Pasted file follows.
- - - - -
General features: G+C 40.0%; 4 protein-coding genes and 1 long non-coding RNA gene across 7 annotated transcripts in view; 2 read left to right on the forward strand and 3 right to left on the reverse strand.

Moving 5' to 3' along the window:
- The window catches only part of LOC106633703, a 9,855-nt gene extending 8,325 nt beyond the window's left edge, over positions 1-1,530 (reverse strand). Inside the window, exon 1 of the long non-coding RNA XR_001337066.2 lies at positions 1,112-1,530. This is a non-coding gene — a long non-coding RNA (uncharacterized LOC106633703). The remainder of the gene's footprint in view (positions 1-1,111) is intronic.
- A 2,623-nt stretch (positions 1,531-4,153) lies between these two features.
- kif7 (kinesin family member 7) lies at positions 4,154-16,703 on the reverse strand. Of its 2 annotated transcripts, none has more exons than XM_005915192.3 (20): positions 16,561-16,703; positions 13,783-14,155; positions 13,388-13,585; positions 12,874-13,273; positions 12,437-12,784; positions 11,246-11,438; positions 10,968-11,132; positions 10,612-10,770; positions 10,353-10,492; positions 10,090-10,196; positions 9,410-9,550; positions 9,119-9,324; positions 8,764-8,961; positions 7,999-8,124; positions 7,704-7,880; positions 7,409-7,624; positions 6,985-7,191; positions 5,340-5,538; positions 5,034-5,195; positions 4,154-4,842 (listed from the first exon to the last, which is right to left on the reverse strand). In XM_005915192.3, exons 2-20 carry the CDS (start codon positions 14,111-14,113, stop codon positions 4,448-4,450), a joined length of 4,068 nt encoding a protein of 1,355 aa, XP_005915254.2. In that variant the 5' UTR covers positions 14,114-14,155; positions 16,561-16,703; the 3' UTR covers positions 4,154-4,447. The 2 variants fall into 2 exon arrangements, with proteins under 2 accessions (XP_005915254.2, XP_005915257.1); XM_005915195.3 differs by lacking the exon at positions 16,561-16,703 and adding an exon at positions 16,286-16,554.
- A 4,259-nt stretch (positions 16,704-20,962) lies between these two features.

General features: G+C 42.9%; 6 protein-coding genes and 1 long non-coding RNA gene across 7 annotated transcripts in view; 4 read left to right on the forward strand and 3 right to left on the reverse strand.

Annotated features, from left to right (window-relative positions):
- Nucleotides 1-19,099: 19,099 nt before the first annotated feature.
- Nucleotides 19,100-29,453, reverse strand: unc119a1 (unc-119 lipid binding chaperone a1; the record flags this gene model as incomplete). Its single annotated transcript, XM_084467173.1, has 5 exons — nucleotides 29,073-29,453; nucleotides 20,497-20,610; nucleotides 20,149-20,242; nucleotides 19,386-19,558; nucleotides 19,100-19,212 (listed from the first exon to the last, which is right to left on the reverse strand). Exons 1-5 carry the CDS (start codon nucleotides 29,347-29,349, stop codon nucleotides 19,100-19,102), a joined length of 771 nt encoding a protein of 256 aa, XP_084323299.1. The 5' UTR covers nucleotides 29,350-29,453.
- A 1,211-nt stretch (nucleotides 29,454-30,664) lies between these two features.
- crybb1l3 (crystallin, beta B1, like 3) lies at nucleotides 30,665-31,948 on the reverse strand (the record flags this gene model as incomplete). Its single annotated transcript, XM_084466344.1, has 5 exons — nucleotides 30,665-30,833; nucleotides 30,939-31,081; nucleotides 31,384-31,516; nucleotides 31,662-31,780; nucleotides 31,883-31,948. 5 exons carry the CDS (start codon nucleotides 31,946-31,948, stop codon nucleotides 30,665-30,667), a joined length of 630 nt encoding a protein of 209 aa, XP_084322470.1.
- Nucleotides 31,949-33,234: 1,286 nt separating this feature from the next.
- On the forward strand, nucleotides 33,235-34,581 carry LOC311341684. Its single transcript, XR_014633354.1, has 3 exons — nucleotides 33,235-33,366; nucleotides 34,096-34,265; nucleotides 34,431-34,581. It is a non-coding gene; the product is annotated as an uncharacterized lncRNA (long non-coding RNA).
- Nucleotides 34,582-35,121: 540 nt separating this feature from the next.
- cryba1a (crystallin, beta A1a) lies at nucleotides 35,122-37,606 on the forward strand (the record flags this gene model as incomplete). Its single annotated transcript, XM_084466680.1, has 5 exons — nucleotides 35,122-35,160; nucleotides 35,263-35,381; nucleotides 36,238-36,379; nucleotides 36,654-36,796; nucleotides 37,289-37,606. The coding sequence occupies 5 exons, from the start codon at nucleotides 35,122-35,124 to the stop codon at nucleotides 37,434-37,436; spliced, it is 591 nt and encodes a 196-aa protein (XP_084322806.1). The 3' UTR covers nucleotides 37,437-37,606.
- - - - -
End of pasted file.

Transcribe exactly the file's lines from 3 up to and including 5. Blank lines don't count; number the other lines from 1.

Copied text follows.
- The window catches only part of LOC106633703, a 9,855-nt gene extending 8,325 nt beyond the window's left edge, over positions 1-1,530 (reverse strand). Inside the window, exon 1 of the long non-coding RNA XR_001337066.2 lies at positions 1,112-1,530. This is a non-coding gene — a long non-coding RNA (uncharacterized LOC106633703). The remainder of the gene's footprint in view (positions 1-1,111) is intronic.
- A 2,623-nt stretch (positions 1,531-4,153) lies between these two features.
- kif7 (kinesin family member 7) lies at positions 4,154-16,703 on the reverse strand. Of its 2 annotated transcripts, none has more exons than XM_005915192.3 (20): positions 16,561-16,703; positions 13,783-14,155; positions 13,388-13,585; positions 12,874-13,273; positions 12,437-12,784; positions 11,246-11,438; positions 10,968-11,132; positions 10,612-10,770; positions 10,353-10,492; positions 10,090-10,196; positions 9,410-9,550; positions 9,119-9,324; positions 8,764-8,961; positions 7,999-8,124; positions 7,704-7,880; positions 7,409-7,624; positions 6,985-7,191; positions 5,340-5,538; positions 5,034-5,195; positions 4,154-4,842 (listed from the first exon to the last, which is right to left on the reverse strand). In XM_005915192.3, exons 2-20 carry the CDS (start codon positions 14,111-14,113, stop codon positions 4,448-4,450), a joined length of 4,068 nt encoding a protein of 1,355 aa, XP_005915254.2. In that variant the 5' UTR covers positions 14,114-14,155; positions 16,561-16,703; the 3' UTR covers positions 4,154-4,447. The 2 variants fall into 2 exon arrangements, with proteins under 2 accessions (XP_005915254.2, XP_005915257.1); XM_005915195.3 differs by lacking the exon at positions 16,561-16,703 and adding an exon at positions 16,286-16,554.